June 19, 2019 at 04:00AM by CWC
A few months ago, when K-Beauty queen Charlotte Cho told me that the concept of the 10-step skin-care regimen was, in effect, totally misunderstood, my jaw dropped straight onto the table. For the last few years, so many of us have been living by the more-is-more edict when it comes to what we put on our faces. My own nightly routine, for example, involves a micellar water, a cleanser, a toner, two serums, a facial oil, a moisturizer, and a sleeping mask… and that’s not including the actual electronic devices I use to help the products work harder. But as any dermatologist will tell you, there is a such thing as too much of a good thing, and your skin could wind up paying the price.
With so many powerful active ingredients on the market these days (ILYSM, retinol), it’s not exactly hard to slather on a whole lot of powerful stuff at once. So how can you tell if you’re overdoing it? “If you’re asking that question, your skin is probably burnt out,” says board-certified dermatologist Dr. Ellen Marmur, founder of Marmur Medical. “Your skin should feel like you just gave it a big hug, it should feel happy. It shouldn’t feel tight, squeaky, clean, dry, crinkly—it should feel supple and soft to the touch.” She notes that any sort of irritation or redness is a sign you’re doing too much. Another major giveaway? A shiny forehead, which is the first sign that your over-exfoliating and have likely compromised your skin barrier.
If you’re dealing with skin issues that frustrate you—like acne, blackheads, or rosacea—it can be tempting to want to pile on the products to get them to go away ASAP. “People think, ‘if I exfoliate more, I can get out those blackheads.’ But that’s not always true,” says Susan Cox, MD partnering dermatologist to Higher Education Skincare. “Sometimes, yes, you can. But you can also irritate your skin to the point that you can’t tolerate anything.”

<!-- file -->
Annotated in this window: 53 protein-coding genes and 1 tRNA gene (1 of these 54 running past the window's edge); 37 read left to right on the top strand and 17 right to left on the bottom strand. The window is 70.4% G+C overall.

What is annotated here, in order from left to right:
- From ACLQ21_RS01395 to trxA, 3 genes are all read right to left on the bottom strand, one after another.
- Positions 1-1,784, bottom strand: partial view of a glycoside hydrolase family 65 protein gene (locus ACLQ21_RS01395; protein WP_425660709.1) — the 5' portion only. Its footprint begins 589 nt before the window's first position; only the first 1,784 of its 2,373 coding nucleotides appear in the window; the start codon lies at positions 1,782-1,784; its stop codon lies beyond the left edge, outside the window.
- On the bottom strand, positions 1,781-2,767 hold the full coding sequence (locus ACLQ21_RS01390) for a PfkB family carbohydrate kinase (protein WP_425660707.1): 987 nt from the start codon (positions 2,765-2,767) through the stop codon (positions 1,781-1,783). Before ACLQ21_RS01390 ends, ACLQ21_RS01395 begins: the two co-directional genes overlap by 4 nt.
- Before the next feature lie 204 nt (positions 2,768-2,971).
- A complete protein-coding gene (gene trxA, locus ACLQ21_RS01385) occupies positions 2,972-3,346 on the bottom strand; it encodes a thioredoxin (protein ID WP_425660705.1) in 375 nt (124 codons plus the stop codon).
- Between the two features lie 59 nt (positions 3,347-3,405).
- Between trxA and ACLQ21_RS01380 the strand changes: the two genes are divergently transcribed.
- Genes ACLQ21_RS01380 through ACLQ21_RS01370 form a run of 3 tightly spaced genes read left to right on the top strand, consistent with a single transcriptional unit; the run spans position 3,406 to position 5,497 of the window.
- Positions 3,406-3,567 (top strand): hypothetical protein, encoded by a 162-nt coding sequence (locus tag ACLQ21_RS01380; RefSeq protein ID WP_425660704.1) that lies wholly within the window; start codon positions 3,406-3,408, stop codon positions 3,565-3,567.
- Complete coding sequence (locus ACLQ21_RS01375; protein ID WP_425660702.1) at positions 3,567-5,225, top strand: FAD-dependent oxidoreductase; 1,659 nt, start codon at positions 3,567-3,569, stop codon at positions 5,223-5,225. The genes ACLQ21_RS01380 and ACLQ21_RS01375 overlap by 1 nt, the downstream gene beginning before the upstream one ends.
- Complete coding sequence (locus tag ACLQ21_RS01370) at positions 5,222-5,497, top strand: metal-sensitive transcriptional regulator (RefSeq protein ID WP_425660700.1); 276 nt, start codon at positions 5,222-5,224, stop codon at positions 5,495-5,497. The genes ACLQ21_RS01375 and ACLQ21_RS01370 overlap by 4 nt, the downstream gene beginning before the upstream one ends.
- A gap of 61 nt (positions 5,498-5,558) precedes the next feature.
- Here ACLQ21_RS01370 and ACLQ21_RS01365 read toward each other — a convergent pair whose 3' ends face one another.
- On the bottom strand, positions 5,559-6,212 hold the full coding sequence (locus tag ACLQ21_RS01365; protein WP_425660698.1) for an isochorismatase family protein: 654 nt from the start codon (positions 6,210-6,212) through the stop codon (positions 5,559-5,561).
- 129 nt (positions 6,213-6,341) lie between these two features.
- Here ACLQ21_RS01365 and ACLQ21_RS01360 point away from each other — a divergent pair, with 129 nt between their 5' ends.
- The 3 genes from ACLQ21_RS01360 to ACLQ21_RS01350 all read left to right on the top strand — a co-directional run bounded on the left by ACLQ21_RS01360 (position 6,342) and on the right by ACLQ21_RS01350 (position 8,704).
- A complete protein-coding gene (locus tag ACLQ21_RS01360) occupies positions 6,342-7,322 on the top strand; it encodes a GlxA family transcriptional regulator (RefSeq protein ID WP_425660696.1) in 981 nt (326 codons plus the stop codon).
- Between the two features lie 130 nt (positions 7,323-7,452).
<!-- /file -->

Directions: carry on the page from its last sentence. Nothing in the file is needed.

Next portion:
While your products may work wonders for you on their own—or when used with the right routine—when you mix them with too much other stuff, the whole thing can backfire on you. “You can start using so many things that you can dry out your skin. You’re not sure what you’re putting on there, and you really haven’t read the ingredients so you don’t know what’s in there,” says Dr. Cox.
Certain product combinations can also leave your skin angry and irritated. “If you’re using vitamin C, vitamin E, glycolic acid, retinoic acid, scrubs, and toners all in the same day, you’re depleting your skin of every shred of lipids, and one of the most essential things for our skin is its natural lipids,” says Dr. Marmur, noting that you should instead be looking for things with a hearty dose of ceramides and humectants, like hyaluronic acid. Another option? Look for products that treat and enrich skin at the same time. For example the Body Shop Nicaraguan Coffee Intense Awakening Mask ($28) at once uses shea butter and sesame seed oil to soften skin along with coffee to exfoliate and invigorate it.
Because so many of us now have skin that regularly feels the way we do on a Thursday afternoon (read: burnt the eff out), it’s hardly a surprise that terms like “#skipcare” and “#skincarediet” have started to become common fixtures on our Instagram feeds. This involves crafting a routine that does more for your skin with fewer products, which can ultimately help you avoid burning out. But the first thing you should do is a full-on detox to reset your skin to its happiest—AKA its base level. “I like to minimize and simplify,” says Dr. Marmur. “Reduce the amount of cleansers, eliminate toners, don’t use any scrubs, focus on serums and moisturizers and healthy masks and then don’t use wipes, don’t use any alcohol face products, don’t use preservatives on your skin, that kind of stuff.”
Think of this “back to the basics” method as a way to wean your skin off of everything you’ve been doing to it and start totally fresh. And the most important thing? “See what works for you, and take good basic skin care,” says Dr. Cox. And when that means a shorter, less expensive routine, consider me convinced.